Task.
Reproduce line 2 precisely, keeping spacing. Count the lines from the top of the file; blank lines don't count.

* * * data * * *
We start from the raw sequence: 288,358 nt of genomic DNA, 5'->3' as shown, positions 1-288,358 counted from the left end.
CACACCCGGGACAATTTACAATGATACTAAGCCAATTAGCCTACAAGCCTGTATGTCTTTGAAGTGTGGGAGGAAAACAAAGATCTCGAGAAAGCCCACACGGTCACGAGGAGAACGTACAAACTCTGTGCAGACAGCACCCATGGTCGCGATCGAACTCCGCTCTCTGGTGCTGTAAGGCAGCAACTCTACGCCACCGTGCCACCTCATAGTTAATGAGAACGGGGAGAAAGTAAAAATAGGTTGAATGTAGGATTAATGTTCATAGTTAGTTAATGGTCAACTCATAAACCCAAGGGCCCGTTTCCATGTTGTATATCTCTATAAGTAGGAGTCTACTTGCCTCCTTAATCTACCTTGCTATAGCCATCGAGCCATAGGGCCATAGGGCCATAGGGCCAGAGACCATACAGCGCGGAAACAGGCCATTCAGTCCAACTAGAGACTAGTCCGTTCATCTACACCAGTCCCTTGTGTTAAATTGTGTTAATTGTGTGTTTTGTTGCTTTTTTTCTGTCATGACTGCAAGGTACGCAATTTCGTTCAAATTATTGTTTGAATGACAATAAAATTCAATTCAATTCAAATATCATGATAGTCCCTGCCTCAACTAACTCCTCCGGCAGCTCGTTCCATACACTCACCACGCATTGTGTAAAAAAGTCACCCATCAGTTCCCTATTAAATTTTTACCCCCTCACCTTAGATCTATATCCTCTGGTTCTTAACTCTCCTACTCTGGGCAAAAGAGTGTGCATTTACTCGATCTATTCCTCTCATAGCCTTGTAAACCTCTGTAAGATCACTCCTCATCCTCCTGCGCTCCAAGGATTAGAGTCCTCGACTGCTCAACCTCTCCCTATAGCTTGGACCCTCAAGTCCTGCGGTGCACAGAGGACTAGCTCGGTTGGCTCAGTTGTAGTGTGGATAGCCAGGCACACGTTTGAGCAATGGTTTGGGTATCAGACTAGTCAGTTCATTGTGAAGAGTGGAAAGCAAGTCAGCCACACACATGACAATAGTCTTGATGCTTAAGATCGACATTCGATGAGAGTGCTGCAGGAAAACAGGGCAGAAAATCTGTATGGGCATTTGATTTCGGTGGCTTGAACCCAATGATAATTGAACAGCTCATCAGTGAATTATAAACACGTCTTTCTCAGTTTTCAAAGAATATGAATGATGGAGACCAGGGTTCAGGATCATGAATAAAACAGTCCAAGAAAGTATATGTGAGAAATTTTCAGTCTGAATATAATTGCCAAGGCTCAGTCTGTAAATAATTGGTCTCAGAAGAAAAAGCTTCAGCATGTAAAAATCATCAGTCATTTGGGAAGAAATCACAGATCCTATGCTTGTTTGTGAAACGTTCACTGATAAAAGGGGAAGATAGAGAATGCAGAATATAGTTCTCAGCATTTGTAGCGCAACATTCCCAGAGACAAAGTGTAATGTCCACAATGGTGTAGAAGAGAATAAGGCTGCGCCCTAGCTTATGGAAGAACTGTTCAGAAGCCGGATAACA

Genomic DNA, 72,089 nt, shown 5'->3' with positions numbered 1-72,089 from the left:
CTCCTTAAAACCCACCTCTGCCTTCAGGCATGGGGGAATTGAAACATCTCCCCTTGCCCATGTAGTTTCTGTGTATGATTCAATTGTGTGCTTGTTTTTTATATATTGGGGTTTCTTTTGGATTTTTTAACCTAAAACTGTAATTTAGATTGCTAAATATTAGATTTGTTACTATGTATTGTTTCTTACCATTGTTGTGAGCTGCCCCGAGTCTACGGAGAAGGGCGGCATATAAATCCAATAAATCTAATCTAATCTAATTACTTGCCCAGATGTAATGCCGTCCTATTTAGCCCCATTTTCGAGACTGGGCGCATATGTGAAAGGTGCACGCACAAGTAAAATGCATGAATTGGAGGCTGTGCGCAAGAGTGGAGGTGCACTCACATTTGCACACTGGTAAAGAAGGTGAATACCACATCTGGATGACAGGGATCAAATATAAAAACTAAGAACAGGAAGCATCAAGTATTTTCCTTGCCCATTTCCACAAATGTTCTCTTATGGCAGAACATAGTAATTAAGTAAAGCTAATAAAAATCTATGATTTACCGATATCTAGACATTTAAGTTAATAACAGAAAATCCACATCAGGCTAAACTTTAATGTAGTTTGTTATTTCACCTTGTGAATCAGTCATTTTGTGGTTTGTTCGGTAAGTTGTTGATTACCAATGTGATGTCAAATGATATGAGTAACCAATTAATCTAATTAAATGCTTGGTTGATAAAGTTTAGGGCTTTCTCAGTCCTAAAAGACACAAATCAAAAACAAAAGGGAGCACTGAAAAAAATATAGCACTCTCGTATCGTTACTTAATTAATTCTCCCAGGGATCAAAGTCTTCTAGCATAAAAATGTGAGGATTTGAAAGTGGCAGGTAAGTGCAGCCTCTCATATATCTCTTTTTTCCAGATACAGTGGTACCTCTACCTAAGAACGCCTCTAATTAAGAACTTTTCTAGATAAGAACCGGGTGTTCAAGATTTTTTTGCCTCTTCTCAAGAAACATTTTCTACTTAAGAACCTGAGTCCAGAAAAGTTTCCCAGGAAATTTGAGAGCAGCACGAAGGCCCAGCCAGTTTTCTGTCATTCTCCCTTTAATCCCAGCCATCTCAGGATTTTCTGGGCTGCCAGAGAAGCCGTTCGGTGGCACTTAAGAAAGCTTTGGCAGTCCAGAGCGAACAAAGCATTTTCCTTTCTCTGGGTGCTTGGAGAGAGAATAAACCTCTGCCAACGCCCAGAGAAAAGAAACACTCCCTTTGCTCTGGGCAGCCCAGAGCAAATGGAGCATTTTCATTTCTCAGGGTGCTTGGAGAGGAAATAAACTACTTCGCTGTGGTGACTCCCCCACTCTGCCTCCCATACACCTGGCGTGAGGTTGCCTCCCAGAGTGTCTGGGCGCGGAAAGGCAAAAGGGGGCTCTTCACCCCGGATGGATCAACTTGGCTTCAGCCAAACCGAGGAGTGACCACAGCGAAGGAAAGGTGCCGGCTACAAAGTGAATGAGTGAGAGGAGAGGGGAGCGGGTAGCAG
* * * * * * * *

CACACCCGGGACAATTTACAATGATACTAAGCCAATTAGCCTACAAGCCTGTATGTCTTTGAAGTGTGGGAGGAAAACAAAGATCTCGAGAAAGCCCACACGGTCACGAGGAGAACGTACAAACTCTGTGCAGACAGCACCCATGGTCGCGATCGAACTCCGCTCTCTGGTGCTGTAAGGCAGCAACTCTACGCCACCGTGCCACCTCATAGTTAATGAGAACGGGGAGAAAGTAAAAATAGGTTGAATGTAGGATTAATGTTCATAGTTAGTTAATGGTCAACTCATAAACCCAAGGGCCCGTTTCCATGTTGTATATCTCTATAAGTAGGAGTCTACTTGCCTCCTTAATCTACCTTGCTATAGCCATCGAGCCATAGGGCCATAGGGCCATAGGGCCAGAGACCATACAGCGCGGAAACAGGCCATTCAGTCCAACTAGAGACTAGTCCGTTCATCTACACCAGTCCCTTGTGTTAAATTGTGTTAATTGTGTGTTTTGTTGCTTTTTTTCTGTCATGACTGCAAGGTACGCAATTTCGTTCAAATTATTGTTTGAATGACAATAAAATTCAATTCAATTCAAATATCATGATAGTCCCTGCCTCAACTAACTCCTCCGGCAGCTCGTTCCATACACTCACCACGCATTGTGTAAAAAAGTCACCCATCAGTTCCCTATTAAATTTTTACCCCCTCACCTTAGATCTATATCCTCTGGTTCTTAACTCTCCTACTCTGGGCAAAAGAGTGTGCATTTACTCGATCTATTCCTCTCATAGCCTTGTAAACCTCTGTAAGATCACTCCTCATCCTCCTGCGCTCCAAGGATTAGAGTCCTCGACTGCTCAACCTCTCCCTATAGCTTGGACCCTCAAGTCCTGCGGTGCACAGAGGACTAGCTCGGTTGGCTCAGTTGTAGTGTGGATAGCCAGGCACACGTTTGAGCAATGGTTTGGGTATCAGACTAGTCAGTTCATTGTGAAGAGTGGAAAGCAAGTCAGCCACACACATGACAATAGTCTTGATGCTTAAGATCGACATTCGATGAGAGTGCTGCAGGAAAACAGGGCAGAAAATCTGTATGGGCATTTGATTTCGGTGGCTTGAACCCAATGATAATTGAACAGCTCATCAGTGAATTATAAACACGTCTTTCTCAGTTTTCAAAGAATATGAATGATGGAGACCAGGGTTCAGGATCATGAATAAAACAGTCCAAGAAAGTATATGTGAGAAATTTTCAGTCTGAATATAATTGCCAAGGCTCAGTCTGTAAATAATTGGTCTCAGAAGAAAAAGCTTCAGCATGTAAAAATCATCAGTCATTTGGGAAGAAATCACAGATCCTATGCTTGTTTGTGAAACGTTCACTGATAAAAGGGGAAGATAGAGAATGCAGAATATAGTTCTCAGCATTTGTAGCGCAACATTCCCAGAGACAAAGTGTAATGTCCACAATGGTGTAGAAGAGAATAAGGCTGCGCCCTAGCTTATGGAAGAACTGTTCAGAAGCCGGATAACA